Saturday, 8 August 2015

The Daily Teaser — 8-8-2015: Dr Dirac

Hmmm … 

That was an entertaining evening …

He says, with a a heavy dose of irony.

Did I ever tell you I work at a local fast-food restaurant?

I work at a local … yeah, you get my point.

At any rate, I was working, last night.

Got myself at about ten.

And in bed by about half past eleven.

Could I get to sleep … ?

Good grief, no!   I think bits of me were aching a little bit too much for comfort.

And it was a nippy night, as well.

Definitely nippy!

To the point where shutting my windows, to shut off the cold, was one HELL of an improvement.

This … in early August … !

Oy … !


But let’s get a move on, shall we?

Yesterday’s Teaser saw Debbi* putting in her answers, scoring ten out of ten in the process.   It also saw Olga† letting us know she’s off on a trip, for a few weeks.

Let’s see how everyone does with today’s questions, shall we?

Here they are, along with the How To, License and video … 

Q1) 8th August, 1902, saw the birth of Anglo-Swiss physicist, Paul Dirac.   His ‘Dirac Equation’ helped define what: the antiproton, the antineutron or the positron?
Q2) More to the point, he was award a Nobel Prize for Physics: in which year of the 1930s?
Q3) Which Austrian physicist shared that prize with Dr Dirac?
Q4) Dr Dirac helped define which branch of theoretical physics: Particle physics, Quantum Mechanics or Thermodynamics?
Q5) He also did work on what: magnetic fields, magnetic monopoles or electromagnetic induction?
Q6) Dr Dirac held the Lucasian Professorship for many years.   The Chair is at which British University: Oxford, Cambridge or Saint Andrews?
Q7) Who’s the current Lucasian Professor: Professor James Lighthill, Professor Stephen Hawking, Professor Michael Green or Professor Michael Cates?
Q8) In 1975, Dr Dirac gave a series of five lectures on physics.   For the University of where: New South Wales, Queensland or Western Australia?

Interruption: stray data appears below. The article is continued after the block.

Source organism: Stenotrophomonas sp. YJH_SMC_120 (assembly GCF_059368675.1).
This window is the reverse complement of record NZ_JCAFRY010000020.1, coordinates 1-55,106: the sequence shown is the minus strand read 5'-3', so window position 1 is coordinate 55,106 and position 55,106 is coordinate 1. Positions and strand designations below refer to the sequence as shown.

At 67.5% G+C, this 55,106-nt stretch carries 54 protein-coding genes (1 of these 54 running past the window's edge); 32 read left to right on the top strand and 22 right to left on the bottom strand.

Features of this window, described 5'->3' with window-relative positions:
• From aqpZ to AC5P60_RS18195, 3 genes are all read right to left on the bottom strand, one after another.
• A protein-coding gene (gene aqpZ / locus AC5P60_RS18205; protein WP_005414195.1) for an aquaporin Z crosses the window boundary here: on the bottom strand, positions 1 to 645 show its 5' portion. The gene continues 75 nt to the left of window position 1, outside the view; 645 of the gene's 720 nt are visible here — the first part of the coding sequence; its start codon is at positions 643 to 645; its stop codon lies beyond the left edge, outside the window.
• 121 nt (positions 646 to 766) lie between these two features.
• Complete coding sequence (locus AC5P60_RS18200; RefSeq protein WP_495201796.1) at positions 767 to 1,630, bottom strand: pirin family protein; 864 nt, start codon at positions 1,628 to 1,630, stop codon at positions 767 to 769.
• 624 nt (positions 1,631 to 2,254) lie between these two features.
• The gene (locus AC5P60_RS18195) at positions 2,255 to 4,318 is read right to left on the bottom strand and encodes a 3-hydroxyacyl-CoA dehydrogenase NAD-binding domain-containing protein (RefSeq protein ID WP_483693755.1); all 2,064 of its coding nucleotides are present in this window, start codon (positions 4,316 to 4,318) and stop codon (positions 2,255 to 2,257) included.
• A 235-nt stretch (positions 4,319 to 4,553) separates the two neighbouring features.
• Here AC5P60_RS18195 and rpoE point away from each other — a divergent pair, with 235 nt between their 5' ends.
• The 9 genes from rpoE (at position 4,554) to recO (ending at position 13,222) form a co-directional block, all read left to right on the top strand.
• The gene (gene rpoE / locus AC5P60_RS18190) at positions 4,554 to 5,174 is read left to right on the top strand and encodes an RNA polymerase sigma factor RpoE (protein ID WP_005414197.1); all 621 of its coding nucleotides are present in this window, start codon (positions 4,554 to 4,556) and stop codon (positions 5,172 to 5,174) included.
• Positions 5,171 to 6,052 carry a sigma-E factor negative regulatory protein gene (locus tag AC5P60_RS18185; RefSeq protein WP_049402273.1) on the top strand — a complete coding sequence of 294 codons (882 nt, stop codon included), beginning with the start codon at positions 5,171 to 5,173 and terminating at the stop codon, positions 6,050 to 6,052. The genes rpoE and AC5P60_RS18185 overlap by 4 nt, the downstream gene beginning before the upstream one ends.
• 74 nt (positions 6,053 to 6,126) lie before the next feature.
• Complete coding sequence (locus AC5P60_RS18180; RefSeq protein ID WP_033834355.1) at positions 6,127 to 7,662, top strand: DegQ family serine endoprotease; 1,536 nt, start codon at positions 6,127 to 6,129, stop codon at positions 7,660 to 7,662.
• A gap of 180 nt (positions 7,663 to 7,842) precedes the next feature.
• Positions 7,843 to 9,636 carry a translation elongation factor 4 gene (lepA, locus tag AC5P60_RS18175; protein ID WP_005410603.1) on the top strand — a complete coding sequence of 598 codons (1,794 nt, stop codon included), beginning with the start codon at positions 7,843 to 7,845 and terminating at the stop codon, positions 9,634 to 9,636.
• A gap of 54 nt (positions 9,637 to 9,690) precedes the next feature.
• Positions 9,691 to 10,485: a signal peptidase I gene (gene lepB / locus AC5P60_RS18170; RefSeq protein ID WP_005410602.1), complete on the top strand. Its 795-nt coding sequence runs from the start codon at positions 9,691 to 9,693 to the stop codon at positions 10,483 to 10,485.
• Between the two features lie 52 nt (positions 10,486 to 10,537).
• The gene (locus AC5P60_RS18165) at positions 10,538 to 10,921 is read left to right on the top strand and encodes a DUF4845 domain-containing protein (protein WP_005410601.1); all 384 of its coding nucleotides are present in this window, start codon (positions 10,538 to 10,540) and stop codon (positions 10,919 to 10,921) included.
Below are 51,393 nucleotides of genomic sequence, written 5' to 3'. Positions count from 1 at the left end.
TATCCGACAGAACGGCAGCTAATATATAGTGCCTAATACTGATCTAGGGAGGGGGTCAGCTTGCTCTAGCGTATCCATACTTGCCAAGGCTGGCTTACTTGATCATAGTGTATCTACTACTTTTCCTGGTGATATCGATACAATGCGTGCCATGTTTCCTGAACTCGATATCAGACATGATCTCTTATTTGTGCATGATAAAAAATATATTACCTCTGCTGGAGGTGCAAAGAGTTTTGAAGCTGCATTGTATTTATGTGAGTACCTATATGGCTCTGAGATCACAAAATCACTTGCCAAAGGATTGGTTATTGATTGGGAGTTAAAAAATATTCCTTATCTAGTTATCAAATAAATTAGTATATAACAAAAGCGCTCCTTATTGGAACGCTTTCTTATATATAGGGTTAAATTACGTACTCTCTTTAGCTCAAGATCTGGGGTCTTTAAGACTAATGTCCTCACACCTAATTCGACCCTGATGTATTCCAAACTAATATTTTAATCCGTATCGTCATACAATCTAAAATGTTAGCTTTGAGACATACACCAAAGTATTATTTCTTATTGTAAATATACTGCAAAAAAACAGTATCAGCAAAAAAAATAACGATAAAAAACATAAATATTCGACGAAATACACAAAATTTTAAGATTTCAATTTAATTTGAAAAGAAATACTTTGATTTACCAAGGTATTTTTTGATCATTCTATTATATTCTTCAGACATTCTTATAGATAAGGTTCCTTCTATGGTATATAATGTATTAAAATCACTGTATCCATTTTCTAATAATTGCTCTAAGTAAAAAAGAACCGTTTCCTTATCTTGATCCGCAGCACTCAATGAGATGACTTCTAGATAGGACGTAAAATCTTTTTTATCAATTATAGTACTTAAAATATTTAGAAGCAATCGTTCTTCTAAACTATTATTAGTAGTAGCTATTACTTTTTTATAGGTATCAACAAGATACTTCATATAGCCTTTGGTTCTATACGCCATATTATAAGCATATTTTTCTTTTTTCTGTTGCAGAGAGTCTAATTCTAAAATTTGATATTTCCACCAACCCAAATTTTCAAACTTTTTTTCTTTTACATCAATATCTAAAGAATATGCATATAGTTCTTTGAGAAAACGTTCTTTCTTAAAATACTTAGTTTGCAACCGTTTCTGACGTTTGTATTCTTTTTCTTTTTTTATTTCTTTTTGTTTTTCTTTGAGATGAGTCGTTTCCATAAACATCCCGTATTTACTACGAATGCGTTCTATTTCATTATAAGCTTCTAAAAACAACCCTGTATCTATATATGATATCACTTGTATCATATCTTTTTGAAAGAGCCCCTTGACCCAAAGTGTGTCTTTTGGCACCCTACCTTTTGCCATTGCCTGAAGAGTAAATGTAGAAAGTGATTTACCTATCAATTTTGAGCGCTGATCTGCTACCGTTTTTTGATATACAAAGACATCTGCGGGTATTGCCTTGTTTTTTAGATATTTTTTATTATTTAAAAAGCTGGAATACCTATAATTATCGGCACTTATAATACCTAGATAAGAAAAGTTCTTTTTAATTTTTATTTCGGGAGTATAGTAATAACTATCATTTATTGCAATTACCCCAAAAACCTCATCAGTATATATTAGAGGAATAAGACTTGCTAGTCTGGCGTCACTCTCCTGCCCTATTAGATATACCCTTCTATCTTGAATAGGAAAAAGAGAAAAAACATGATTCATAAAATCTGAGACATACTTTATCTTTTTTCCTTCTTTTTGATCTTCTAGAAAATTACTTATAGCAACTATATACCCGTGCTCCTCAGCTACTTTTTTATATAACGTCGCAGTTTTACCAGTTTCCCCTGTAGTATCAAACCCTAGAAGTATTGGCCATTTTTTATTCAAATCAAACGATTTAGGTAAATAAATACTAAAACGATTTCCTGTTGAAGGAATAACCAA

Q9) There’s a piece of open source software named for Dr Paul Dirac.   It’s designed to help scientists in which field: quantum chemistry, astronomy or particle physics?
Q10) Finally … Dr Dirac’s grave is in Florida.   But there’s a commemorative marker to him: in which London Church?
Here’s yesterday’s questions and answers … 
Q1) 7th August saw the first ever game of Australian rules football.   Between two schools from which Australian city?
A1) Melbourne.
Q2) The first game was in which year of the 1850s?
A2) 1858.
Q3) How many members can each team have on field, during each game: 16, 17 or 18?
A3) 18.
Q4) More to the point, how members does each team have available, during a game: 20, 21 or 22?
A4) 22.
Q5) What shape is an Australian Rules Football pitch: square, oval or circular?
A5) Oval.
Q6) The pitch has a 50 metre by 50 metre what, in the centre of the pitch: square, oval or circle?
A6) Square.
Q7) Aussie Rules football has a pair of goal posts at each end of the pitch: along with a pair of ‘behind’ posts.   How many points does a team score, for scoring a goal?
A7) Six points.
Q8) If the ball goes between a goal-post, and a behind post, how many points does the team score: one, two or three points?
A8) One point.   (Apparently, it’s known as a behind.   The term for conceding a behind is ‘rushed behind.’   Although when I first heard the term, I thought it was a term for ‘Rampaging trots’ … )
Q9) The sport’s highest level professional body is the AFL: or Australian Football … what?
A9) League.
Q10) Finally … in Australian Rules football … what shape is the ball?
A10) Oval.   (Well … ovoid.   Ovid, if you’re feeling poetic.   Avoid, if you don’t want to get hit in the face by something that looks like a rugby ball.   Sorry, sorry, couldn’t resist … )
I’ll leave you with this thought from Dr Dirac, himself …
“In science one tries to tell people, in such a way as to be understood by everyone, something that no one ever knew before. But in the case of poetry, it’s the exact opposite!”

Dr Paul Dirac, 8 August 1902 – 20 October 1984.
And this tune … 

Enjoy your day.

*        Yeah, sorry about these ones, Debbi!   I couldn’t resist the themes … !   (I’ll try my damnedest, Debbi: although I’m doing 6 to half ten, tonight, so I’ll have to see what happens.)

†        That’s OK, Olga: and yes, it’s a bit obscure … !   I only found out about Australian Rules football a few years ago.   (I’m not a sports fan: but the ball-up, the games equivalent to a kick-off, always makes me think of rugby playing ballet dancers.)   At any rate, enjoy your trip: I hope it goes well.

1 comment:

Debbi said...

No problem, Paul! Just check out the YouTube video. My sister laughed! :)

1. positron
2. 1933
3. Erwin Schrödinger
4. quantum mechanics
5. magnetic monopoles
6. Cambridge
7. Michael Cates
8. New South Wales
9. particle physics
10. Westminster Abbey